So what was it that most provoked you to form a band - politics or music?

Both! Musically there was revolution going on, though it was completely ignored by the mainstream. That was the drum 'n' bass jungle - jungle was like music secularism. People in the reggae, dance, rave, R&B scenes created drum 'n' bass jungle, with reggae at the heart of it. At the same time I was doing a lot of casework around racist and fascist attacks. The first benefit gig we did was for Quddus Ali, who was stabbed by racists in Whitechapel. What was being offered to people was this tame Britpop, seen as the voice of youth by people like Tony Blair. Even with Oasis, who were mimicking the hedonism and emptiness that was going on, there was a certain self-belief, but it was also very individualistic.

Isn't there a tension between the business of making music and political activism?

There can be. For example, we were supposed to be doing a benefit gig for the miners in June - us, Billy Bragg plus a couple of others. One famous band wanted £90,000 to perform! The organisers prevaricated and they lost the booking - that's the nature of some of the bands. They talk the talk but don't do anything - they are not linked into the community, they pay lip service only. You have to make it self-organising, you have to be independent, you have to have good people around you and you learn from your experiences. You have to be realistic. The Free Satpal Ram campaign, a case of a convicted murderer who we said is innocent, is a good example. We were asked to do a track. We had quite a lot of knowledge of civil rights work, so we worked with a lawyer, raised money and publicity for 'Free Satpal Ram'. We had London Records put the tune out and put 3,000 to 4,000 posters around the country with 'Free Satpal Ram' on it. You can use the machine to your ends, but you have to know where the boundaries are.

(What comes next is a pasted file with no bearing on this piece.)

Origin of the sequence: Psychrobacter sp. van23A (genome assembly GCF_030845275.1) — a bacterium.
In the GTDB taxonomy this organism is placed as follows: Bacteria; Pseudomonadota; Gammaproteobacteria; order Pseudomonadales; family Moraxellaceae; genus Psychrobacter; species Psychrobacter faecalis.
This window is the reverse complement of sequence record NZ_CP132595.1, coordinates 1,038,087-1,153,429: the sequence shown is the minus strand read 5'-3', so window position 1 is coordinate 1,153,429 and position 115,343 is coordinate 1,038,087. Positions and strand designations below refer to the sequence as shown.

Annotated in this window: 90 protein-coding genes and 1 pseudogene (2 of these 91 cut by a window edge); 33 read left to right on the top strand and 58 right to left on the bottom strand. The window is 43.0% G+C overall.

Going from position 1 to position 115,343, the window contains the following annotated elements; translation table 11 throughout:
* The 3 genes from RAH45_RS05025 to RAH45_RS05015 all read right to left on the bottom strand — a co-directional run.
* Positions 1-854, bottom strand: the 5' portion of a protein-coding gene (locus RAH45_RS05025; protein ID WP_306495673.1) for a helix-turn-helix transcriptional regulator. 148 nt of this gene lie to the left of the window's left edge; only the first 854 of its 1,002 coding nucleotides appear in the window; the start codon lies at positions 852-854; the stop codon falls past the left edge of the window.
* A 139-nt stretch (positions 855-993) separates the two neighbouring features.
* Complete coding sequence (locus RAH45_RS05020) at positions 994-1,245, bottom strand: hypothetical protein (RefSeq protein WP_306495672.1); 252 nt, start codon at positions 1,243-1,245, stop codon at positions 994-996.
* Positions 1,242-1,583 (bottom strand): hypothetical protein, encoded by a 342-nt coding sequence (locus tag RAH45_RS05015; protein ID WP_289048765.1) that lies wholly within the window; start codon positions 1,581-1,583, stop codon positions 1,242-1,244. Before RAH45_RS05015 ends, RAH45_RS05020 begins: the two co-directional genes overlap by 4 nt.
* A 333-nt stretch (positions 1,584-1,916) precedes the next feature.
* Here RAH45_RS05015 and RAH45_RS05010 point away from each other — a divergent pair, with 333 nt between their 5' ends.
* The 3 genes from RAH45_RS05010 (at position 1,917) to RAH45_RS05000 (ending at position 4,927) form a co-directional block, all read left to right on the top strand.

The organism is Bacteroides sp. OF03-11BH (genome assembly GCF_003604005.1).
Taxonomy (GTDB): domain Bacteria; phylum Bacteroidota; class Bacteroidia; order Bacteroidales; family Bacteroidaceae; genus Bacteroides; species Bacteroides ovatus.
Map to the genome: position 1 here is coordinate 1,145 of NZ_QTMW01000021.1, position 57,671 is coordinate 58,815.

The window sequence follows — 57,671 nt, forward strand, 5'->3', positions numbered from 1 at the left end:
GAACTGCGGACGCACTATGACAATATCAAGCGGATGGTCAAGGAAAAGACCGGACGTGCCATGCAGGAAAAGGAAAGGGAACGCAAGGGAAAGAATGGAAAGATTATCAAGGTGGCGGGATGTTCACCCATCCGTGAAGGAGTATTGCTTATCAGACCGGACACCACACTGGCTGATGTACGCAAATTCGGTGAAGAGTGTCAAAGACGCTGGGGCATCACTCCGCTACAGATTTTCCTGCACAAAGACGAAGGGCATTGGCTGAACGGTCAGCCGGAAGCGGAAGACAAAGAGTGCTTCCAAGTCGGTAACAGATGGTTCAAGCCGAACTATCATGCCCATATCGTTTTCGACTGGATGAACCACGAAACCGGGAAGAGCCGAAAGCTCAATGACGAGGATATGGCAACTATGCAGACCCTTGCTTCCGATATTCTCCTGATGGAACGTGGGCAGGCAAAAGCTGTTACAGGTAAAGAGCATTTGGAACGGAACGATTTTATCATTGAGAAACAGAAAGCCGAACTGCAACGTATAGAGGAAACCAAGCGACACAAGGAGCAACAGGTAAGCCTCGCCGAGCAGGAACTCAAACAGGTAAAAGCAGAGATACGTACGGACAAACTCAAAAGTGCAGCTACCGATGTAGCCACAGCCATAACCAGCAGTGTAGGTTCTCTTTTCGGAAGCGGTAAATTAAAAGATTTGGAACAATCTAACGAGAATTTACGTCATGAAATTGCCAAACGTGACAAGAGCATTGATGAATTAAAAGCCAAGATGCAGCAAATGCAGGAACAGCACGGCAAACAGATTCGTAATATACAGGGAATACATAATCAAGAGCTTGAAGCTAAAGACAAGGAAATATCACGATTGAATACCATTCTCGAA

How important is the influence of South Asian music and politics in your work?

Very important. Dr Das was taught tabla by his aunt. Chandrasonic, our guitarist, was taught sitar, so it's intrinsic in the music. We also celebrate classical singers like Nusrat Fateh Ali Khan. Politically, we do tracks like 'Naxalite', about the militant uprising against feudalism in India. Funnily enough the Liverpool dockers really picked up on that tune. It's really about resistance, which is why the dockers picked it up. 'Assassin' is about Udham Singh, who was hanged by the British for his revenge killing of the British general responsible for the Amritsar massacre in 1919. We wanted to show that there is another side to Indian history - which is militant.

How do you place yourself with respect to 'Asian kool'?

Well, you've got to put it in context - it's not necessarily an Asian thing. The obvious music point is that they needed something new in the early to mid 1990s. Lump us all together and they think we are all the same. We were asked by someone once where our tablas and sitar were and Dr Das simply pointed at a small Japanese box, the sampler, and said it's all in there - an eastern box of delights! You have to deal with the stereotypes and knock them down - like the George Harrison effect, the hippie tendency, daft ambient bands who half-play a tabla and think they are being respectful.

But at the same time it did give some bands a bit of limelight. However, the trouble with being flavour of the month is that once the month's out no one's going to care. So we reject attempts to categorise us as 'Asian kool' or anything. The 'angry' tag is something we have to deal with. Sometimes that can work against you as you are seen as negative, especially by the mainstream press. NME called us 'skunk rock' - that lasted about three weeks and then it was 'political'. What does that mean? What is political? What isn't political?


Asian Dub Foundation will perform in Trafalgar Square on Sunday 17 October, after the anti-war demo which will round off the European Social Forum.